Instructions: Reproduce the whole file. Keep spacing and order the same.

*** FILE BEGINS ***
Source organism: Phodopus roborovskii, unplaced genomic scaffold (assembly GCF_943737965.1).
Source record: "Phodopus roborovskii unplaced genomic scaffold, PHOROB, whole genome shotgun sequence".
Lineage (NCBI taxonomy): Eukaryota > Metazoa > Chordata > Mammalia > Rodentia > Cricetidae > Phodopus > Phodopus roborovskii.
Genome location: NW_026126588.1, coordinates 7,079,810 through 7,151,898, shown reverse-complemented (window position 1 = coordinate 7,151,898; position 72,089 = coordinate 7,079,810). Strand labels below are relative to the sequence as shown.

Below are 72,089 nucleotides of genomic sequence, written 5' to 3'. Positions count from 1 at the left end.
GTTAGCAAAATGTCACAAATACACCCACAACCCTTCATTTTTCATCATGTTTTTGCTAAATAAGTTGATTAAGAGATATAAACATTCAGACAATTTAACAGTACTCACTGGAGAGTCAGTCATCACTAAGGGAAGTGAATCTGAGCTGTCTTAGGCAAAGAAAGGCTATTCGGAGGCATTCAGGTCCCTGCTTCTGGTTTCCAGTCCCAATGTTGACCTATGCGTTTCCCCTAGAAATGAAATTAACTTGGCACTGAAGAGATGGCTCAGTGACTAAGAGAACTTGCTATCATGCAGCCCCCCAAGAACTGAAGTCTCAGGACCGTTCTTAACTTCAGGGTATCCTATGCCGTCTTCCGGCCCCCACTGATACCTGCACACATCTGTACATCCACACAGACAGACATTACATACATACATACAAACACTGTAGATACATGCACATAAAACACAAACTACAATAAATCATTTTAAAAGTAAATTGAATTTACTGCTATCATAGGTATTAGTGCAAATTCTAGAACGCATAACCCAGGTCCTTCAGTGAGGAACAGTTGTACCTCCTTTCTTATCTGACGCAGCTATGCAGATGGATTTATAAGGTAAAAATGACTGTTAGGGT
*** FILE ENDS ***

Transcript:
Source organism: Phodopus roborovskii, unplaced genomic scaffold (assembly GCF_943737965.1).
Source record: "Phodopus roborovskii unplaced genomic scaffold, PHOROB, whole genome shotgun sequence".
Lineage (NCBI taxonomy): Eukaryota > Metazoa > Chordata > Mammalia > Rodentia > Cricetidae > Phodopus > Phodopus roborovskii.
Genome location: NW_026126588.1, coordinates 7,079,810 through 7,151,898, shown reverse-complemented (window position 1 = coordinate 7,151,898; position 72,089 = coordinate 7,079,810). Strand labels below are relative to the sequence as shown.

Below are 72,089 nucleotides of genomic sequence, written 5' to 3'. Positions count from 1 at the left end.
GTTAGCAAAATGTCACAAATACACCCACAACCCTTCATTTTTCATCATGTTTTTGCTAAATAAGTTGATTAAGAGATATAAACATTCAGACAATTTAACAGTACTCACTGGAGAGTCAGTCATCACTAAGGGAAGTGAATCTGAGCTGTCTTAGGCAAAGAAAGGCTATTCGGAGGCATTCAGGTCCCTGCTTCTGGTTTCCAGTCCCAATGTTGACCTATGCGTTTCCCCTAGAAATGAAATTAACTTGGCACTGAAGAGATGGCTCAGTGACTAAGAGAACTTGCTATCATGCAGCCCCCCAAGAACTGAAGTCTCAGGACCGTTCTTAACTTCAGGGTATCCTATGCCGTCTTCCGGCCCCCACTGATACCTGCACACATCTGTACATCCACACAGACAGACATTACATACATACATACAAACACTGTAGATACATGCACATAAAACACAAACTACAATAAATCATTTTAAAAGTAAATTGAATTTACTGCTATCATAGGTATTAGTGCAAATTCTAGAACGCATAACCCAGGTCCTTCAGTGAGGAACAGTTGTACCTCCTTTCTTATCTGACGCAGCTATGCAGATGGATTTATAAGGTAAAAATGACTGTTAGGGT